ROANOKE, Va. — We had it all planned. Because the Roanoke Valley is famed for its outdoors offerings, my partner, Lina, and I devised a travelers’ triathlon of sorts. First we would hike on the Appalachian Trail; then, without a swimming hole, we’d rent paddle boats at Carvin Cove Nature Reserve, a short drive from downtown Roanoke; finally, we’d bike on some of the city’s 20 miles of greenways, many running along the Roanoke River.
The day before we arrived, it rained. And rained. And rained some more, to the point, we later learned, that the river had crested more than 14 feet.
A bright spot in the gloomy weather when we hit town was the Roanoke Star. At 1,045 feet above the city and lighted with 2,000 feet of neon tubing, the 88.5-foot-high steel structure is the city’s trademark, so memorable that I recalled waving to it from the back seat of my parents’ car as a child. Since the star’s switch was first flipped in 1949, it’s seen various color themes, but these days stays white except for special occasions.
The next morning, segment one of our “tri” went off without a hitch: a hike to McAfee Knob. Originally overwhelmed with a list of more than 50 area hikes to choose from, I’d polled a few locals for their favorites. McAfee won because it was a short drive from town, challenging, doable in half a day (if you hustle), and known as the most photographed site along the 2,178-mile trail from Georgia to Maine.
Could it really be that visually spectacular?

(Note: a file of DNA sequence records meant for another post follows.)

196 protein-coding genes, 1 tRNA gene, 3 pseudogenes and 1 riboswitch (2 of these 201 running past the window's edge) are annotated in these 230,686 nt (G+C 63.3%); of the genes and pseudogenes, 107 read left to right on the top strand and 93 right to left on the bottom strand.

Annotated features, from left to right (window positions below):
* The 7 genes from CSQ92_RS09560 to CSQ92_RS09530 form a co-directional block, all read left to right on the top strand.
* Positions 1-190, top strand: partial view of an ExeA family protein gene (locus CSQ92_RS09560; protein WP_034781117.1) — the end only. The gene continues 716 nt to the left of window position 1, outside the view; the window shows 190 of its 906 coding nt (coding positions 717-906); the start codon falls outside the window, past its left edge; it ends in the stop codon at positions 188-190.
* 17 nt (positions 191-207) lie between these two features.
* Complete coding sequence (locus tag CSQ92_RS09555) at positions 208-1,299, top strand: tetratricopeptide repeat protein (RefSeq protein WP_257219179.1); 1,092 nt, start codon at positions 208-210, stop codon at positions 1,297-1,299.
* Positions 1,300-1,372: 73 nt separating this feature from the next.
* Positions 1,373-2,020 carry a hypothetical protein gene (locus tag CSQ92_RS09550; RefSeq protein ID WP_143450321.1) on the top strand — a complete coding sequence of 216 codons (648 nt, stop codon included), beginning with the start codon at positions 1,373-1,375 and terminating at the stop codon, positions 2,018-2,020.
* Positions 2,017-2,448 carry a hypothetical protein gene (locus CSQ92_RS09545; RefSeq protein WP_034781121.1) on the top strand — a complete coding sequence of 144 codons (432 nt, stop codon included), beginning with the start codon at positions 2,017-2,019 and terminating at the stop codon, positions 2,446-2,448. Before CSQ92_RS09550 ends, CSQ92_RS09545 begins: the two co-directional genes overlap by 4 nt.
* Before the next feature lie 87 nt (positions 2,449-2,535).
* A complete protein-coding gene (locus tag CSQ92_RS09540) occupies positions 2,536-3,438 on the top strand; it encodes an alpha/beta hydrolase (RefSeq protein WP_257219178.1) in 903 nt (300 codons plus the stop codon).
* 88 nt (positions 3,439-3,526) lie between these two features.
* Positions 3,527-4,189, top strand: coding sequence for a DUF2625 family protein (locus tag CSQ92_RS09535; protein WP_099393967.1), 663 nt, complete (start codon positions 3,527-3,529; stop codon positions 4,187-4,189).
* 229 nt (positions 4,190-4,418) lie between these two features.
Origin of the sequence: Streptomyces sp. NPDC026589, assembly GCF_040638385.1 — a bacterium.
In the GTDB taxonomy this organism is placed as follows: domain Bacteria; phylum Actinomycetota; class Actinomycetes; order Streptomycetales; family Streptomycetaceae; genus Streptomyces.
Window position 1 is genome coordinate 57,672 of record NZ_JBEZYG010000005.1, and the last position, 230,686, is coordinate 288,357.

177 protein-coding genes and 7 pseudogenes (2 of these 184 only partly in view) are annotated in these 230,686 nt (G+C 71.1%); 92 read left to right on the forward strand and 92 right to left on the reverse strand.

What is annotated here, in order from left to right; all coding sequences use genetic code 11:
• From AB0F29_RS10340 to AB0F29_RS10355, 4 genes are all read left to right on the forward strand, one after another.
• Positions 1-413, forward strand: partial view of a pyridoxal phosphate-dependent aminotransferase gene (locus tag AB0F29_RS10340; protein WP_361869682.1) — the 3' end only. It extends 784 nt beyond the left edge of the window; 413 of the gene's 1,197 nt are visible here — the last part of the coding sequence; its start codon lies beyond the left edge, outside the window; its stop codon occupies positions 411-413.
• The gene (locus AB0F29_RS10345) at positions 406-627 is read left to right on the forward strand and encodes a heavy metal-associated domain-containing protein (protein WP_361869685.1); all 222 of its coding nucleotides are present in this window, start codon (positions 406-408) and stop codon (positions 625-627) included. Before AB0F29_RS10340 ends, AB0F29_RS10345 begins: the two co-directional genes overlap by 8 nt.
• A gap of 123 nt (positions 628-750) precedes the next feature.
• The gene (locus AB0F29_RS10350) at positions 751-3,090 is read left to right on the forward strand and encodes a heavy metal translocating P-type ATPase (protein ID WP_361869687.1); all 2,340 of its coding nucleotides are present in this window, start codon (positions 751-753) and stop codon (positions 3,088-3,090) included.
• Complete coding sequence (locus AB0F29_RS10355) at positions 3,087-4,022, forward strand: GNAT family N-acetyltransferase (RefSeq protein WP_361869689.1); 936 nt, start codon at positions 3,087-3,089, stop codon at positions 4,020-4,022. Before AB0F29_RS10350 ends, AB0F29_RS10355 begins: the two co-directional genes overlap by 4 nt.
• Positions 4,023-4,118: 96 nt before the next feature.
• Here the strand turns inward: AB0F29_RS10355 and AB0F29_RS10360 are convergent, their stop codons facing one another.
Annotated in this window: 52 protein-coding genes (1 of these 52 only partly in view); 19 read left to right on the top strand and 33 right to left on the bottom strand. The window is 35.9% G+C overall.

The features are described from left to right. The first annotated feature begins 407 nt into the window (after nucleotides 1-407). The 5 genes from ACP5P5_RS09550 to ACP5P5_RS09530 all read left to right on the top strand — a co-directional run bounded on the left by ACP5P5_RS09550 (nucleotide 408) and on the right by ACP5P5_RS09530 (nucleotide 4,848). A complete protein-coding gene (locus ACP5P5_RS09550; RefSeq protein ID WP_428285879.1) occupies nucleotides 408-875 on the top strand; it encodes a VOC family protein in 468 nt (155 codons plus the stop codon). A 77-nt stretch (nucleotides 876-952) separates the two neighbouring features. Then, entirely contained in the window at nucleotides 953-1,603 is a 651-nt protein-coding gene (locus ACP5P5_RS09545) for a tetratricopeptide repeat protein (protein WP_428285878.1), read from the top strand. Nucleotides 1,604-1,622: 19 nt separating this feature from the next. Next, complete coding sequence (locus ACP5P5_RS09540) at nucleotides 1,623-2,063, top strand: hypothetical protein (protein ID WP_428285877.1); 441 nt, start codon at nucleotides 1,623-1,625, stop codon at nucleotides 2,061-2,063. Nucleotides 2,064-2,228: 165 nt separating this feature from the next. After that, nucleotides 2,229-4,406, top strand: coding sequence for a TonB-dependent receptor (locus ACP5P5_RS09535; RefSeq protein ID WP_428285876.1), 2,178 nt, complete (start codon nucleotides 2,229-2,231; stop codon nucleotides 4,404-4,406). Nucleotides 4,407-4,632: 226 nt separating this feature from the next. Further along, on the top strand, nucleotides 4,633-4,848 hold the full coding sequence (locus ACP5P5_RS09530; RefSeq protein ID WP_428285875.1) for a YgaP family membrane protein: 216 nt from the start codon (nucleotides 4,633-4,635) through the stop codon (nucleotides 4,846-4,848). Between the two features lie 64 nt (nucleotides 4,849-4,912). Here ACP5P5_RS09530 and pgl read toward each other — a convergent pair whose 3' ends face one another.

Ask Sean Nicolio and Amber Parson, both 27, of Ashburn. As we reached the rocky top, at 3,197 feet, the two were embracing and Parson was crying after just accepting Nicolio’s marriage proposal.
“We hike all over, but had never been up here,” Nicolio said, explaining his choice of venue. “The pictures you always see are so unreal. When we got up here I thought, this is literally perfect.”
“This is the best place ever,” Parson agreed as she took in the view, a 270-degree panorama of the Catawba and Roanoke valleys and surrounding mountains.
We snapped a few photos for the couple as they posed precariously on the famed spot nonacrophobics flock to — a ledge surrounded by sky.
With our 8-mile hike checked off, we drove to segment two of our plan, the 12,700-acre Carvin Cove reservoir, where visitors can hike, mountain bike, and pedal or paddle the huge body of water in kayaks and paddle boats. We were disappointed to find it closed; the rain had flooded the docks and parking lot.
Seeking higher land, we headed to the base of the star at Mill Mountain Park, our tired legs begging us to drive up the mountain instead of tackle the 3.5-mile round-trip hike. At the top you can also visit the Mill Mountain Zoo and Discovery Center and take in terrific views of the valley, surrounding peaks, and downtown, including its vintage neon signs advertising Dr Pepper and H&C Coffee.
We lucked out that evening, arriving downtown in time for First Friday Art by Night, a vibrant art hop showcasing a dozen galleries and shops. Many are housed in restored early-1900s buildings raised when Roanoke was a railroad powerhouse. Stand-outs included the artists cooperative Market Gallery; the high-end contemporary Signature 9 Gallery; and Wilson Hughes Gallery, a high-ceilinged room filled with abstract paintings and bicycle-part sculptures. The art is created by owners John Wilson and Suzun Hughes, who relocated from San Francisco in 2007 in search of affordable space. Hughes led us outside to Wilson’s “curated wall,” a brick canvas of colorful murals and graffiti covering the side of their building. While there, she pointed out several surrounding Art Deco buildings just renovated or in the process, many for living space.